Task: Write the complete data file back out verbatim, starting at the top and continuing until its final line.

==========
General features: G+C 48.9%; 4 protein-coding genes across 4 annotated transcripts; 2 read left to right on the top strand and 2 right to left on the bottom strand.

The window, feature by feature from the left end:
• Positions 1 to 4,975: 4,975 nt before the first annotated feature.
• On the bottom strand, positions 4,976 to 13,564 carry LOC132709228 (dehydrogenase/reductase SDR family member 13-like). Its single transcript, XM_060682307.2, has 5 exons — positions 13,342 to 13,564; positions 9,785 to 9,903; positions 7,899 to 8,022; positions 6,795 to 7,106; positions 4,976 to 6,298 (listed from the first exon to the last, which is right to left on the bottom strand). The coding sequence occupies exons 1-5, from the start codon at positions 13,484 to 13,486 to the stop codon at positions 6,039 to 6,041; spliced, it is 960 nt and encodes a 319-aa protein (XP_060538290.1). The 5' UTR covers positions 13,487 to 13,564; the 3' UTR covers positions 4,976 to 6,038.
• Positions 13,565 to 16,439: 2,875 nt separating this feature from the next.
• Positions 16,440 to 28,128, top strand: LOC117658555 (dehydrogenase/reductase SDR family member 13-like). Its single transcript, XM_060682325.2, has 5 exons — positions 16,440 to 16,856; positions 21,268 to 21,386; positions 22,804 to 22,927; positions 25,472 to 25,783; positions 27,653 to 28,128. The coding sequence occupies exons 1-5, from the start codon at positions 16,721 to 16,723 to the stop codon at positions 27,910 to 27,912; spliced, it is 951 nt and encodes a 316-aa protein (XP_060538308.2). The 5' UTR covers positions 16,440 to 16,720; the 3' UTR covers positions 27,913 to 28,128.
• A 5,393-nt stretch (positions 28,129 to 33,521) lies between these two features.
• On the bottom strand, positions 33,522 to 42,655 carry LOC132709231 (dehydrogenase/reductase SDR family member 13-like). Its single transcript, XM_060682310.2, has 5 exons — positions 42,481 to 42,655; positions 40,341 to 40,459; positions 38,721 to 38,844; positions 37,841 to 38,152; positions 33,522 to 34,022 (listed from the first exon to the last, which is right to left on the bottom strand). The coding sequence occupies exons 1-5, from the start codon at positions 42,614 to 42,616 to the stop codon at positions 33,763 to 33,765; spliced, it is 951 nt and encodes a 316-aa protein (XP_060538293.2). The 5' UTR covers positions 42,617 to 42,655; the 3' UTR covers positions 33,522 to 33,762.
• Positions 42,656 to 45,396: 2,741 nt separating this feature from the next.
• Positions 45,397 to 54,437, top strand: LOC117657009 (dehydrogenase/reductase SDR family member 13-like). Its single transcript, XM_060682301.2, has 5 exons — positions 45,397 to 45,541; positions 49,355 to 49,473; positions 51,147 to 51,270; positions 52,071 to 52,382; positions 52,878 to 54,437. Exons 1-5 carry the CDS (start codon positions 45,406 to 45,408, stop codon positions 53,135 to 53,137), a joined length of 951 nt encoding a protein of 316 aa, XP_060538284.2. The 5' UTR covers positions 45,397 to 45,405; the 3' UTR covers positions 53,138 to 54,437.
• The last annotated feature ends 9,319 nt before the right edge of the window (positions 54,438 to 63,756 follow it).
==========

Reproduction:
General features: G+C 48.9%; 4 protein-coding genes across 4 annotated transcripts; 2 read left to right on the top strand and 2 right to left on the bottom strand.

The window, feature by feature from the left end:
• Positions 1 to 4,975: 4,975 nt before the first annotated feature.
• On the bottom strand, positions 4,976 to 13,564 carry LOC132709228 (dehydrogenase/reductase SDR family member 13-like). Its single transcript, XM_060682307.2, has 5 exons — positions 13,342 to 13,564; positions 9,785 to 9,903; positions 7,899 to 8,022; positions 6,795 to 7,106; positions 4,976 to 6,298 (listed from the first exon to the last, which is right to left on the bottom strand). The coding sequence occupies exons 1-5, from the start codon at positions 13,484 to 13,486 to the stop codon at positions 6,039 to 6,041; spliced, it is 960 nt and encodes a 319-aa protein (XP_060538290.1). The 5' UTR covers positions 13,487 to 13,564; the 3' UTR covers positions 4,976 to 6,038.
• Positions 13,565 to 16,439: 2,875 nt separating this feature from the next.
• Positions 16,440 to 28,128, top strand: LOC117658555 (dehydrogenase/reductase SDR family member 13-like). Its single transcript, XM_060682325.2, has 5 exons — positions 16,440 to 16,856; positions 21,268 to 21,386; positions 22,804 to 22,927; positions 25,472 to 25,783; positions 27,653 to 28,128. The coding sequence occupies exons 1-5, from the start codon at positions 16,721 to 16,723 to the stop codon at positions 27,910 to 27,912; spliced, it is 951 nt and encodes a 316-aa protein (XP_060538308.2). The 5' UTR covers positions 16,440 to 16,720; the 3' UTR covers positions 27,913 to 28,128.
• A 5,393-nt stretch (positions 28,129 to 33,521) lies between these two features.
• On the bottom strand, positions 33,522 to 42,655 carry LOC132709231 (dehydrogenase/reductase SDR family member 13-like). Its single transcript, XM_060682310.2, has 5 exons — positions 42,481 to 42,655; positions 40,341 to 40,459; positions 38,721 to 38,844; positions 37,841 to 38,152; positions 33,522 to 34,022 (listed from the first exon to the last, which is right to left on the bottom strand). The coding sequence occupies exons 1-5, from the start codon at positions 42,614 to 42,616 to the stop codon at positions 33,763 to 33,765; spliced, it is 951 nt and encodes a 316-aa protein (XP_060538293.2). The 5' UTR covers positions 42,617 to 42,655; the 3' UTR covers positions 33,522 to 33,762.
• Positions 42,656 to 45,396: 2,741 nt separating this feature from the next.
• Positions 45,397 to 54,437, top strand: LOC117657009 (dehydrogenase/reductase SDR family member 13-like). Its single transcript, XM_060682301.2, has 5 exons — positions 45,397 to 45,541; positions 49,355 to 49,473; positions 51,147 to 51,270; positions 52,071 to 52,382; positions 52,878 to 54,437. Exons 1-5 carry the CDS (start codon positions 45,406 to 45,408, stop codon positions 53,135 to 53,137), a joined length of 951 nt encoding a protein of 316 aa, XP_060538284.2. The 5' UTR covers positions 45,397 to 45,405; the 3' UTR covers positions 53,138 to 54,437.
• The last annotated feature ends 9,319 nt before the right edge of the window (positions 54,438 to 63,756 follow it).